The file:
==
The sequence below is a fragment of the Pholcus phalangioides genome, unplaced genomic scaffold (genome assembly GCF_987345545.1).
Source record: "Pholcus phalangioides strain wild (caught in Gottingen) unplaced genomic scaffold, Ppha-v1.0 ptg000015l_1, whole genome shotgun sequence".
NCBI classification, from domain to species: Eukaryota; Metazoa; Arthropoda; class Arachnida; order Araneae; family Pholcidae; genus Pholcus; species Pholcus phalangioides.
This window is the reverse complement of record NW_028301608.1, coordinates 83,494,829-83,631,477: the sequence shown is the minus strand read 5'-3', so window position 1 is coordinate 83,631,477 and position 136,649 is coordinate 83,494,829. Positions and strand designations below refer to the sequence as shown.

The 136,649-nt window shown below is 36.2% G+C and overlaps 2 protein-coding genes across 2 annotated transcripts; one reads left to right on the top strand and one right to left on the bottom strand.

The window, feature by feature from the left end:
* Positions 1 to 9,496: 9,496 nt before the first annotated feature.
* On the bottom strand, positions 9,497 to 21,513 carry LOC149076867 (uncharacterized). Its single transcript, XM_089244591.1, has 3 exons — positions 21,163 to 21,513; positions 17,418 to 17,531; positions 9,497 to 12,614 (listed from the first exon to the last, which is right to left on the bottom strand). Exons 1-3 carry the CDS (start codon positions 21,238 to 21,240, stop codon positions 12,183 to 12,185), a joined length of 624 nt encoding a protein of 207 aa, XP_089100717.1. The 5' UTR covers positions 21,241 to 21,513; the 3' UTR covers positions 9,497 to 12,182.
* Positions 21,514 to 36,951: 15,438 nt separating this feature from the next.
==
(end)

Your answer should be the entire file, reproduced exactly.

The sequence below is a fragment of the Pholcus phalangioides genome, unplaced genomic scaffold (genome assembly GCF_987345545.1).
Source record: "Pholcus phalangioides strain wild (caught in Gottingen) unplaced genomic scaffold, Ppha-v1.0 ptg000015l_1, whole genome shotgun sequence".
NCBI classification, from domain to species: Eukaryota; Metazoa; Arthropoda; class Arachnida; order Araneae; family Pholcidae; genus Pholcus; species Pholcus phalangioides.
This window is the reverse complement of record NW_028301608.1, coordinates 83,494,829-83,631,477: the sequence shown is the minus strand read 5'-3', so window position 1 is coordinate 83,631,477 and position 136,649 is coordinate 83,494,829. Positions and strand designations below refer to the sequence as shown.

The 136,649-nt window shown below is 36.2% G+C and overlaps 2 protein-coding genes across 2 annotated transcripts; one reads left to right on the top strand and one right to left on the bottom strand.

The window, feature by feature from the left end:
* Positions 1 to 9,496: 9,496 nt before the first annotated feature.
* On the bottom strand, positions 9,497 to 21,513 carry LOC149076867 (uncharacterized). Its single transcript, XM_089244591.1, has 3 exons — positions 21,163 to 21,513; positions 17,418 to 17,531; positions 9,497 to 12,614 (listed from the first exon to the last, which is right to left on the bottom strand). Exons 1-3 carry the CDS (start codon positions 21,238 to 21,240, stop codon positions 12,183 to 12,185), a joined length of 624 nt encoding a protein of 207 aa, XP_089100717.1. The 5' UTR covers positions 21,241 to 21,513; the 3' UTR covers positions 9,497 to 12,182.
* Positions 21,514 to 36,951: 15,438 nt separating this feature from the next.